OK this one is personal to me as someone who participated in three Whitbread Round the World races back in the ’80’s. I had heard rumors of this happening and indeed had the idea myself a few years ago, so when I got a formal announcement this morning I was thrilled. My friend Don McIntyre, who founded the retro Golden Globe Race, has announce a retro Whitbread race set to depart from a northern European port in 2023. Details are, of course, quite sketchy but the idea has been thrown out there and let’s see who bites. I personally think that it’s a great idea.
Progress inevitably put the Volvo Ocean Race (now The Ocean Race) beyond the reach of most sailors. The budgets are sky high and the ability to sail one of those boats at the relentless pace needed to win is only in the realm of (young) professional sailors. The retro Whitbread will bring back the true spirit of the earlier around-the-world races and at a much more affordable price.
The race will follow the traditional route with stops in South Africa, somewhere in Australasia and South America with the start and finish in Northern Europe. Race organizers are inviting potential stopover ports to put in bids to host the event.
Entries will be limited to ‘approved’ fiberglass production yachts designed prior to 1988 from 47 feet to 66 feet segregated into two groups; The Adventure Class for yachts from 47 to 56 feet and the Sayula Class for yachts from 56 to 66 feet. Sayula of course being the name of the yacht skippered by the Mexican sailor Ramon Carlin that won the first Whitbread Race back in 1973. This new race, named the Ocean Globe Race will take place on the 50th anniversary of that historic win.
Just like the 2018 Golden Globe Race this new fully-crewed challenge will be equally retro, sailing similar well proven yachts to those entered in the first Whitbread and with technology limited to what was available back then. This means no high tech materials, no computers, no satellite systems (including phones and GPS) and definitely no mobile phones.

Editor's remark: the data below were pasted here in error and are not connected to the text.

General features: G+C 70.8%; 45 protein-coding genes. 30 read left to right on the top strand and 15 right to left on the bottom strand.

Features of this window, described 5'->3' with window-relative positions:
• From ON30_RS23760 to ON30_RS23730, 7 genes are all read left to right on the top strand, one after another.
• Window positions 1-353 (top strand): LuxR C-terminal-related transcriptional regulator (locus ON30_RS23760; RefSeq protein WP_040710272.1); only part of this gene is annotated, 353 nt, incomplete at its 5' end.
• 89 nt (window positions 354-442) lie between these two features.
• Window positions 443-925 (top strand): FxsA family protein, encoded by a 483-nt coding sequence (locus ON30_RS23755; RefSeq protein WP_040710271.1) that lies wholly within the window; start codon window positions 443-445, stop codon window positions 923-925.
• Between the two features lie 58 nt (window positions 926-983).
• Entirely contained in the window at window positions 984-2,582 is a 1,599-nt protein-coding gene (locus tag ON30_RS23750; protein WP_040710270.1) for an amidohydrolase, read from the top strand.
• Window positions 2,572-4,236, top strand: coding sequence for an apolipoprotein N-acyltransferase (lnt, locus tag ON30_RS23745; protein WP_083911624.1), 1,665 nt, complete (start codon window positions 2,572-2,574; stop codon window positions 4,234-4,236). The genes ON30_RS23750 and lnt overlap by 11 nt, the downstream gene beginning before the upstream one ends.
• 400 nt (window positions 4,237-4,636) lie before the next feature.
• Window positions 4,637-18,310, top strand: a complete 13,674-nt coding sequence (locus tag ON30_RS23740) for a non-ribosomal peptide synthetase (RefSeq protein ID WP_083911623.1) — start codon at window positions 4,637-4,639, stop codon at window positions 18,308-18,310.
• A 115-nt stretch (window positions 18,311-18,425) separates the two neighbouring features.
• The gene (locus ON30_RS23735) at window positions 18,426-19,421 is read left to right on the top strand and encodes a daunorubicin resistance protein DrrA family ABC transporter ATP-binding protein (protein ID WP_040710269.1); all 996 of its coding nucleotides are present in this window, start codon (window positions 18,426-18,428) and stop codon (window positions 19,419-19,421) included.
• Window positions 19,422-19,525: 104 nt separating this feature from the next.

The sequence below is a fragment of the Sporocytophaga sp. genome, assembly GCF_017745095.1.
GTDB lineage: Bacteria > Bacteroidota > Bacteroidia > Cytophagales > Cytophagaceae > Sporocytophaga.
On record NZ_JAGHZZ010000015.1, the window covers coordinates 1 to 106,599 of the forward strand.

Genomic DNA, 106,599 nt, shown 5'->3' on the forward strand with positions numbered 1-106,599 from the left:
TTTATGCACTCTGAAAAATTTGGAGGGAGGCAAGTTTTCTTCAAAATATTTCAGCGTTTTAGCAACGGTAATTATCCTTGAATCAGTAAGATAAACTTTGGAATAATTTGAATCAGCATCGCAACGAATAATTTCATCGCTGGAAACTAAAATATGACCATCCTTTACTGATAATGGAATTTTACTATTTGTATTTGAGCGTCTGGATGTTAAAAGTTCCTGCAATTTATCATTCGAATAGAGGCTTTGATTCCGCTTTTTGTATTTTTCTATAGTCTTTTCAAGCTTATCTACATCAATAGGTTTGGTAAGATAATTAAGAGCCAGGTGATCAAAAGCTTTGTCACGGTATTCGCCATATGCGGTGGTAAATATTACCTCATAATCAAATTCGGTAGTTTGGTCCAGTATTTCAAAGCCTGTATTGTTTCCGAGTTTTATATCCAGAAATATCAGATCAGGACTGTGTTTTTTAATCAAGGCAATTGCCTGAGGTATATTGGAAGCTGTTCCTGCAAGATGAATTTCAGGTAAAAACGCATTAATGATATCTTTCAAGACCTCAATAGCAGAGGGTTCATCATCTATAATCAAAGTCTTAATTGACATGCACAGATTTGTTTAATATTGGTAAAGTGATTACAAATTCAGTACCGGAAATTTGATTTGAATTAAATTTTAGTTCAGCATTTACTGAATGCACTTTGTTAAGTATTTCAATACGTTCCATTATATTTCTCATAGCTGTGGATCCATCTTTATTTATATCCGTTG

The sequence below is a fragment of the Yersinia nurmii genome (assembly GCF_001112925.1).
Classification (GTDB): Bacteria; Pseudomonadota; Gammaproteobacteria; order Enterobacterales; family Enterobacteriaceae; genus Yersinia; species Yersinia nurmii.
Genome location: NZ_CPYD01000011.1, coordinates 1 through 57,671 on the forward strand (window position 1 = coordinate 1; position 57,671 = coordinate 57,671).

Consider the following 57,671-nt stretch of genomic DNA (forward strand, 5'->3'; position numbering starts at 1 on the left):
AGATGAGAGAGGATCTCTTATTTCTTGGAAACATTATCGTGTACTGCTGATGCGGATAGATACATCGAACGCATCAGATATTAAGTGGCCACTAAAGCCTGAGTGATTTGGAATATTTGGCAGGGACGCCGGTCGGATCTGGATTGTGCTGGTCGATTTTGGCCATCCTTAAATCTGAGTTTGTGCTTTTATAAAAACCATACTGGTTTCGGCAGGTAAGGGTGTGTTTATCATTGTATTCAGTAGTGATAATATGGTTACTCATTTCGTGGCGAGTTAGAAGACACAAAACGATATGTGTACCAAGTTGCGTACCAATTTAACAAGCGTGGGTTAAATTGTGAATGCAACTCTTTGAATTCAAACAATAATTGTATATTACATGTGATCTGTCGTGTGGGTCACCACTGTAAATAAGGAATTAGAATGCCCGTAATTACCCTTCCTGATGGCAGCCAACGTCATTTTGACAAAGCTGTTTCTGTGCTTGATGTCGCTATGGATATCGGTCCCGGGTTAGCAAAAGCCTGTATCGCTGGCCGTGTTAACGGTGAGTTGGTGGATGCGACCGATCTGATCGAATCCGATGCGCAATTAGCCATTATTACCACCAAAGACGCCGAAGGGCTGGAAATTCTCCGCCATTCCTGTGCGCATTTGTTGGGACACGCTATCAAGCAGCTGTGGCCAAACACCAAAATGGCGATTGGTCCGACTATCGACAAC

Navigation will be limited to sextant plots on paper charts, communications will be via single-sideband and VHF radios and music will be played on cassette tapes (if you are able to find those antique relics). Don McIntyre reckons that you will be able to buy an old Swan, refit it, take on some paying crew to help defray costs, and after you sell the boat once the race is over you are in for as little as $150-$200K, a fairly reasonable number given the high cost of offshore racing these days.
I like this idea for a number of reasons. There is still a yearning for pure adventure and I constantly meet sailors who tell me that they would have loved to do a Whitbread or an early Volvo Ocean Race but now it’s simply out of their reach. Too much money and the boats are too much of a challenge to be sailed by an average sailor. The early Whitbread races were a thrill to be a part of. True adventure. We were at sea for five to six weeks at a stretch with only weekly communications via single-sideband radio. Folks back home had little clue where we were and that was part of the fun.
We would show up in the next stopover unshaven, unwashed and as happy as one could be. There were some great sailors that participated. Peter Blake, Eric Tabarly, the great Connie van Rietschoten who won the race twice, Skip Novak, Grant Dalton to name just a few. This race will provide the opportunity for a new generation of sailor/adventurers to leave their mark on the world of offshore ocean racing. The only thing about this notice is that it made me realized how bloody old I have suddenly become. I still feel like that scruffy, adrenalin seeking kid when in reality I am a paunchy old dude with grey hair prone to sea sickness…:) – Brian Hancock